Here to Help

Lead Counselor Shannon Petersen On Supporting Students During COVID-19

Lead Counselor Shannon Petersen On Supporting Students During COVID-19

Lead counselor Shannon Petersen loves helping high school students navigate an important time in their lives. Unfortunately, because of COVID-19, Petersen has not been able to help students as much as she would like to.

“I feel like I’m not seeing students half as much as I used to,” Petersen said. “That’s my favorite part of the job, so it’s really sad for me as a counselor.”

While Petersen would rather help students make important decisions about college or guide them through stressful situations, she now spends most of her time scheduling.

“Every time a student moves from KVA to face to face and vice versa, I have to completely redo their schedule,” Petersen said. “It sounds like it would be easy, but it’s not. It’s a constant puzzle to make sure I can get a student in [their] classes.”

Although counselors are busy with scheduling, Petersen wants students to know that counselors are always available to help all students, regardless of whether they are learning from home or at school.

“Email is the fastest way [to contact a counselor],” Petersen said. “I [also] do Zooms with my KVA students.”

Students can get help from any counselor, but Petersen believes it is best for students to contact the counselor they were assigned based on their last name.

“Any counselor on this campus would be willing to see any student in distress,” Petersen said. “[However], we like to keep to the [alphabet] split as much as possible because we don’t want one counselor to be too overwhelmed versus another. But if there’s one counselor that a student is more comfortable with and they want to go see that one, [then] go see that one.”

After arranging a meeting with a counselor, students can ask questions and get information on a variety of topics.

“[The counselors] are always willing to talk about colleges with students [or] what they’re planning for their future if they need advice on careers,” Petersen said. “[Another] service would be talking about course selections and thinking about four year plans [for] high school.”

Despite COVID-19, every student will still have the opportunity to discuss their class choices with their assigned counselor.

“[Students and counselors] are going to meet through English classes, just like we would in a normal year,” Petersen said. “There’s going to be login instructions for [KVA] students, and it’s going to be [a Zoom meeting].”

Seniors, of course, are thinking about what college they will attend rather than which high school classes they will take. Many seniors have been unable to visit college campuses, but there are other options to examine when choosing which college to go to.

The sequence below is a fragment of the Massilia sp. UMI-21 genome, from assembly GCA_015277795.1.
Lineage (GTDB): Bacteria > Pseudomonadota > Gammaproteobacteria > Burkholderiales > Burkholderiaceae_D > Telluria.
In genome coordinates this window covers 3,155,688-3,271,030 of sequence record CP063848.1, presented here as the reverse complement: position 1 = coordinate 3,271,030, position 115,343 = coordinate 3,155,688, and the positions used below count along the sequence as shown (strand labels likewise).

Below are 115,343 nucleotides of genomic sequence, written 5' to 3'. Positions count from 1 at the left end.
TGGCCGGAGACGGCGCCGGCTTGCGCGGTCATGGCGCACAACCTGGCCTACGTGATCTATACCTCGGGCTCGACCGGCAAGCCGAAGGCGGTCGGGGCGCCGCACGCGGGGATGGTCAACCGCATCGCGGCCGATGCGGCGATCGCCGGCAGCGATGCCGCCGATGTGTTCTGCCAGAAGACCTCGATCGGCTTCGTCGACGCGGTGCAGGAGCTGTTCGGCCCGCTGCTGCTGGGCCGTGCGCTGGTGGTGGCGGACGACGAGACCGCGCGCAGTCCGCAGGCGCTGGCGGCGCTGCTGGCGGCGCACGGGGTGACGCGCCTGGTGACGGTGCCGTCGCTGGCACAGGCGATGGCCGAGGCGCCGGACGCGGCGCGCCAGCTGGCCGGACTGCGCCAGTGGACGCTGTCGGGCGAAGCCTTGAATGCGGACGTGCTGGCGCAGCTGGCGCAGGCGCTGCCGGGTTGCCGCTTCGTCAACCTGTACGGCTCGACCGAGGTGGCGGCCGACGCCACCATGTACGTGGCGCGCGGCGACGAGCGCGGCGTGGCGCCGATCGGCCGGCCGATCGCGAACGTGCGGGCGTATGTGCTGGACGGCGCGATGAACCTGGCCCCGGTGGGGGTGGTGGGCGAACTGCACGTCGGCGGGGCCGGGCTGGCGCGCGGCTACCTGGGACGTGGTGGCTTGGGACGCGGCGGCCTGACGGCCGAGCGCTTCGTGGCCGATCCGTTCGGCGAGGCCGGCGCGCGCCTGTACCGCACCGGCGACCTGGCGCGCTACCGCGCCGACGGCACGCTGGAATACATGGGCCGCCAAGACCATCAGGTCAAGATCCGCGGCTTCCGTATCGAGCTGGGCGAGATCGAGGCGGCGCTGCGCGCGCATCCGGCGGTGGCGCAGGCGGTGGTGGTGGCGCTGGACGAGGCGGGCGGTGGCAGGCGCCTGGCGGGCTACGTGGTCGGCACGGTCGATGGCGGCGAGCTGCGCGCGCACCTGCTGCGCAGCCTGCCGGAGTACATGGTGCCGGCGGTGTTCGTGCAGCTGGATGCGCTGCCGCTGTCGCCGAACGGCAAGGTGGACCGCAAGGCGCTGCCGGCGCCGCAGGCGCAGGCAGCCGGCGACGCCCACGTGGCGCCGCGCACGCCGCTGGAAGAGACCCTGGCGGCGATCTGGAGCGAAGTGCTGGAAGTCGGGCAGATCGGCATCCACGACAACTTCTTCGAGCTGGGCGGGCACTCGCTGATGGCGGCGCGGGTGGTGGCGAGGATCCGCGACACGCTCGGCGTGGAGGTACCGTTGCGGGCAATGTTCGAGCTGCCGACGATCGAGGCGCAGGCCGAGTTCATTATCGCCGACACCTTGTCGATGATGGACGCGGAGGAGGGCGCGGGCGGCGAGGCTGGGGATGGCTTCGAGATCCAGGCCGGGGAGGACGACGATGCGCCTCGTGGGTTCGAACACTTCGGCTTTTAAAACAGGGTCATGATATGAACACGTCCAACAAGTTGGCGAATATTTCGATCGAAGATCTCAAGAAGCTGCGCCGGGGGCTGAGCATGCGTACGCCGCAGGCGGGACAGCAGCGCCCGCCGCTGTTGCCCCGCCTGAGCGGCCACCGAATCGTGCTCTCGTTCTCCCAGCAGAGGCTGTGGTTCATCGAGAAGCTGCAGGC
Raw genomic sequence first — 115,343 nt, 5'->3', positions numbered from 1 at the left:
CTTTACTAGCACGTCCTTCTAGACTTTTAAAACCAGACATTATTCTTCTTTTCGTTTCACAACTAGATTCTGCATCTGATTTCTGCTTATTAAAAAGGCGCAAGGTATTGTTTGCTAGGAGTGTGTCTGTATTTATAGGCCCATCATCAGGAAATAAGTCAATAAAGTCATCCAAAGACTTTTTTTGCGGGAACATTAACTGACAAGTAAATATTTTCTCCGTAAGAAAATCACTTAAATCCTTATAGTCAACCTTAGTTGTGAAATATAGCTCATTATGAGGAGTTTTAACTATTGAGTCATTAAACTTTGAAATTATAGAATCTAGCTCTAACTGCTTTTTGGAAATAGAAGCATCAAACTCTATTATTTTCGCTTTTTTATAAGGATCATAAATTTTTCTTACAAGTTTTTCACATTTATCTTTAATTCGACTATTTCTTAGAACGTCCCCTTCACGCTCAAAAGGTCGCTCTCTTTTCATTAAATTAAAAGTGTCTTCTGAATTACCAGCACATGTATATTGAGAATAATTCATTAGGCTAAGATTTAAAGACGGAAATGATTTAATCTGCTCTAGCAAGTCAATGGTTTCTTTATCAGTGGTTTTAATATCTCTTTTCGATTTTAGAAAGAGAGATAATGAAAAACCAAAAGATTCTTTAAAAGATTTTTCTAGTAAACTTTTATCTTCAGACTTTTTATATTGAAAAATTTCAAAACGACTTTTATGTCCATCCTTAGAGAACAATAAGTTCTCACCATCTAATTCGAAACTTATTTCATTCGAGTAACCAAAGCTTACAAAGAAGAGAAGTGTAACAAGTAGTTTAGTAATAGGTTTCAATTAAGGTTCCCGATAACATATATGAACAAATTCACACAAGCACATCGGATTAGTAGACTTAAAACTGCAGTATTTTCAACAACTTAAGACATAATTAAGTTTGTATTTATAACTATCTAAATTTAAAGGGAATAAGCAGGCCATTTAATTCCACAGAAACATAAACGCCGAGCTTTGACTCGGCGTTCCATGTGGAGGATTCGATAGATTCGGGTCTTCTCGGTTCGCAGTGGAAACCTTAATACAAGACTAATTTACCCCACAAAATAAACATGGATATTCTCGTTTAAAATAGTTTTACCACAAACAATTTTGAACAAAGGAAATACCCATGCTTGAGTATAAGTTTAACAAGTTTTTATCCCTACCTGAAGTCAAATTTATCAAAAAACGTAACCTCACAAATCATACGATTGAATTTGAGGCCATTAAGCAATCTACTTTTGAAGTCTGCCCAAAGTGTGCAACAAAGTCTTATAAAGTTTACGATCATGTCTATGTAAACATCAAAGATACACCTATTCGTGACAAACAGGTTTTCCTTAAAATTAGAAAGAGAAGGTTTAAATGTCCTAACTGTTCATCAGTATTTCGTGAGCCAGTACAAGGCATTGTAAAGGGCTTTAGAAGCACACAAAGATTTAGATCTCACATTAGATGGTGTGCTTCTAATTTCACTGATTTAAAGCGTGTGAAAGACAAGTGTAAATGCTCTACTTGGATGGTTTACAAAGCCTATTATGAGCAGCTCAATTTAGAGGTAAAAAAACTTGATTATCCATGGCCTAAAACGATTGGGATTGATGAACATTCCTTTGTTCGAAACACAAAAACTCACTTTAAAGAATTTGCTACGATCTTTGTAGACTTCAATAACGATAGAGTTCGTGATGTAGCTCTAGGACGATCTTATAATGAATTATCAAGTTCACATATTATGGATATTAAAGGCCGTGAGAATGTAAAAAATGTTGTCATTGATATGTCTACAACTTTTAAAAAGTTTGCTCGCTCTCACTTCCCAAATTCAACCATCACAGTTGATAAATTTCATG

“Reach out to your regional college representative and talk to them,” Petersen said. “All of these colleges are now doing virtual tours, so [seniors] can go on their websites and watch the videos they have there. The other thing [seniors] can do [is] visit a college town in our area. If [students] are thinking about A&M, [they can] drive up to College Station and check out the town.”

As well as helping with school, counselors also aid students who deal with mental health. Counselors are not necessarily therapists, but they can still provide valuable assistance for students dealing with stress, anxiety, and depression.

“[Counselors do] Solution-Focused Brief Therapy with students,” Petersen said. “If a student is having a lot of anxiety and stress one day and they need to talk about that, [the counselors] excel at that because that’s what we primarily see. We can also talk to [students] about [depression] and get them outside resources so they can get more long term care.”

Because most students don’t interact with their counselor on a regular basis, some may be hesitant to discuss private information, but almost everything a student tells a counselor is confidential and will not be shared with anyone else. The only exception to this is if a student is in a dangerous situation.

“If we hear anything about harm [or] we find out something harmful is happening in a relationship, [then] that may be something we have to report to a parent or an administrator in school,” Petersen said.

Petersen understands that getting help can be intimidating for some students, but she wants students to know that at the end of the day, the counselors will always be there for them.

“The counseling office is sometimes hard to walk into because you’re walking in and secretaries are looking at you, but we’re a really friendly group,” Petersen said. “We want to be here for students.”